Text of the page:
Did you miss part one or two of this series? Read them here.
Cars made by American car manufacturers in the mid-20th century would wear out by 80,000 miles. Then along came Germany’s VW Bug and other well-built compacts from Japan. They cost less, lasted longer, fit into tight parking spots, and burned far less fuel than the big gas hogs American car makers produced. It got to the point where consumers chanted “Don’t buy American.” It took a long time for Detroit car manufacturers to understand they needed to change their ways or perish. It was the high-quality foreign competition that did it.
The RV industry has no serious foreign competition. Many of today’s RVs leave their factories without a comprehensive inspection for defects. Dealers are supposed to do a PDI (pre-delivery inspection), but often don’t or don’t do it properly (hey, time is money!). Read the Facebook group RV Horror Stories to see what happens. It is ugly.
Many dealers often prefer to simply send out the RV with the new buyer without doing anything but a superficial inspection. “If there’s something wrong, just bring it back and we’ll fix it,” they say. Right! And then when the buyer does return, he or she is told, “It will take us a few weeks to get to that.” It can be because the RV dealer is too busy, or that a needed part takes weeks or longer to arrive. It’s a problem the RV industry recognizes, but has not addressed seriously, although that could finally be changing. Stay tuned. And, P.S: Those “three-week repairs” can often take two or three times that long — or longer!
Imagine that the big three RV manufacturers (Thor, Forest River and Winnebago) convened a summit where they would discuss how to improve the RVing experience for their customers, not just themselves. I mean SERIOUSLY discuss. Maybe someone important in the industry, a visionary (wouldn’t that be nice), would convince others with influence that something must be done to improve their customers’ experiences, not just address them with a Band-Aid solution or a PR campaign. Will that happen? Maybe, but I suspect it will be when the companies are forced to change, perhaps when foreign competition arrives. There isn’t a visionary in the business that I can see. Alas, visionaries don’t come along too often.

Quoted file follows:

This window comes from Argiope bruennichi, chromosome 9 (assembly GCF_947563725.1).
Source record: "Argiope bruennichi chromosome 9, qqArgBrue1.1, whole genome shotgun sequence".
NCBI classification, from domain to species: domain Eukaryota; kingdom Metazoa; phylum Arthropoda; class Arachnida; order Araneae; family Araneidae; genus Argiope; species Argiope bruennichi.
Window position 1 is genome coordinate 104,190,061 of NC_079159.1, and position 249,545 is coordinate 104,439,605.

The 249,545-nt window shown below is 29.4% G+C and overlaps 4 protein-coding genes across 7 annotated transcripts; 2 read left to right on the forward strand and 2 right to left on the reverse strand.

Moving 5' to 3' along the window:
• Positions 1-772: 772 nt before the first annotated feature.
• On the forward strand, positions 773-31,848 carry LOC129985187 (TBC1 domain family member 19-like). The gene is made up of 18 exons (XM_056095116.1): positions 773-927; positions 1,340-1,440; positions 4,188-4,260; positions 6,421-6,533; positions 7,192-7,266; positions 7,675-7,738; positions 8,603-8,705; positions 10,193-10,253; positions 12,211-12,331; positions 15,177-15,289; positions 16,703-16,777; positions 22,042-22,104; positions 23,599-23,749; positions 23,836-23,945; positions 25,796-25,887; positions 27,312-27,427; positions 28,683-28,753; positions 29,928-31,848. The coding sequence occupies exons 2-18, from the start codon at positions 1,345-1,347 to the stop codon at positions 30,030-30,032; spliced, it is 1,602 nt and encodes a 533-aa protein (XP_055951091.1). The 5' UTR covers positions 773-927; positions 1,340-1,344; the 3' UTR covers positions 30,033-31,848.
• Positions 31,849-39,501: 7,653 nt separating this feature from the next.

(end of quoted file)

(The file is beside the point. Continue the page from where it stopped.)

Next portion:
SPEAKING OF VISIONARIES
Back in 1938 a man named William Piper began producing a small airplane that would sell for about $1,000. He is a great example of a visionary, not to mention a smart businessman. His Piper Cub made flying affordable for just about everyone. The media called him “Aviation’s Henry Ford.”
Do you know the first thing Mr. Piper did when he started selling the Cub? He and/or his representatives toured the country doing their best to persuade small towns to build airports. Piper knew that if his prospective customers (pilots) didn’t have a place to take off and land they wouldn’t buy his planes. If only the RV industry were half as wise.
Ditto Henry Ford, who lobbied for more and better roads. How could he sell his Model T’s if buyers had no decent places to drive them?
So, to put this another way . . .
• Airplanes need places to land and take off.
• Cars need good roads where motorists can drive them.
• RVs need places to stay with them (besides Walmart).
Here’s a post this past week from the Facebook group California RV Camping:
“We just bought our first travel trailer and we’re so excited to take it to all the beautiful California campgrounds. However, I’m getting a little discouraged booking sites. All the great ones seem impossible to get a site for no matter how far in advance I try. Any secrets to this? We live in San Diego so doing first come first serve isn’t ideal for the good places that are 6ish hours away.”
The fact is — what the woman who posted this didn’t know — what nobody told her when she bought her RV — is that all “the beautiful California campgrounds” have been booked for a year, often longer. She probably got suckered into believing she could go anywhere she wanted, when she wanted, as promoted by the RV Industry in its advertising and propaganda materials.